(2) No citizen of Nigeria shall be subjected to any disability or deprivation merely by reason of the circumstances of his birth.
It is crystal clear from these constitutional provisions that the stringent bail conditions granted to Nnamdi have clearly discriminated against him and subjected him to “certain disabilities or restriction” on the basis of his religion, place of birth, political opinion and ethnic group.
What the bail conditions are simply saying is that it will be illegal, forbidden and contrary to the bail conditions were Kanu to do the following:
(a) Kanu cannot be received by a multitude of his village people, kindred and kinsmen, who have missed his presence since his mindless incarceration over one and half years ago, contrary to the right to freedom of Association granted by section 40 of the 1999 Constitution.
(b) That Kanu cannot express his right to freedom of expression clearly guaranteed by section 39 of the Constitution.
(c) That Kanu cannot exercise his freedom of movement guaranteed by section 41 of the Constitution.
(d) That Kanu cannot receive sympathizers, well wishers and political Associates, once they are more than 10.
(e) That Kanu cannot freely exercise, without being monitored, his freedom of religion and conscience contrary to section 38 of the Nigerian Constitution.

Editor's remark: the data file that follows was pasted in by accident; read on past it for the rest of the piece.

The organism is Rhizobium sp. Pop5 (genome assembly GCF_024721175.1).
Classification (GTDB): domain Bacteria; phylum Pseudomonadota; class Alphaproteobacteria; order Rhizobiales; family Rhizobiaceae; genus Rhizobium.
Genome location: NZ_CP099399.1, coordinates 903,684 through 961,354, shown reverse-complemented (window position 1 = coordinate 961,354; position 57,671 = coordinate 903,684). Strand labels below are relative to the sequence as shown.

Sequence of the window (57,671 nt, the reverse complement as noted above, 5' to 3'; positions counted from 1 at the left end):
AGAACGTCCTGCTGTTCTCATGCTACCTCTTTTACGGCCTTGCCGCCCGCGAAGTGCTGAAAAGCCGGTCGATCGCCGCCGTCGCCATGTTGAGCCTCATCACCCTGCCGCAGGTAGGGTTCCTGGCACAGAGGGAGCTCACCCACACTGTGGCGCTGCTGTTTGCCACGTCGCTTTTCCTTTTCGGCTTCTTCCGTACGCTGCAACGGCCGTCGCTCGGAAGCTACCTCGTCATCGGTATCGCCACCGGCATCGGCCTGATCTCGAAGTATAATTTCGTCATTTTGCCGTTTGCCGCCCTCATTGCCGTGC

(f) That Kanu cannot, at any given time, even in his household or larger family setting, host more than 10 people (ludicrous; unnatural!).
(g) That Kanu cannot even visit any hospital to take care of his health, because the hospital staff of Doctors, nurses, para-medical staff and other patients, must surely exceed 10 (contrary to section 17(3)(c) of the Constitution.
(h) That Kanu cannot attend church service or the synagogue worship to glorify God in thanksgiving for his release, since such place of worship will harbour hundreds if not thousands, of people (contrary to section 10 and 38 of the Constitution).
(i) That Kanu cannot even go to a busy motor park, airport, seaport, Parks and Gardens, Cinema hall, theatre, to transport himself, watch films or relax, or even go to Shoprite to shop.
(j) That Kanu cannot deliver lectures to students, or groups, or participate in seminars, workshops, summits, conferences, etc., as these involve many people.
(k) That by way of summary, Kanu should remain a hermit, marooned like Robinson Crusoe in the 1719 novel of the same name, by Daniel Defoe, who spent over 28 years as a castaway, after he was washed up on the shores of a deserted island, near the mouth of Oronoco River in South America.
Day by day, we subject the Nigerian society to bottomless ridicule and derision in the comity of Nations. Bail conditions are simply to ensure the attendance of a person in court, and nothing more. Once excessive or punitive, bail loses its purpose, function and goal. I urge Nnamdi Kanu’s lawyers to immediately file an application before the same Justice Binta, for variation of the bail terms to more favourable ones, that will make Kanu a human being once more. I urge the Nigerian judiciary to stand up “gidigba”, to defend the rights of all Nigerians against executive lawlessness, judicial timidity and legislative rascality. God bless Nigeria and Nigerians.
. Ozekhome, SAN, OFR, FCIARB, is a constitutional lawyer and human rights activist.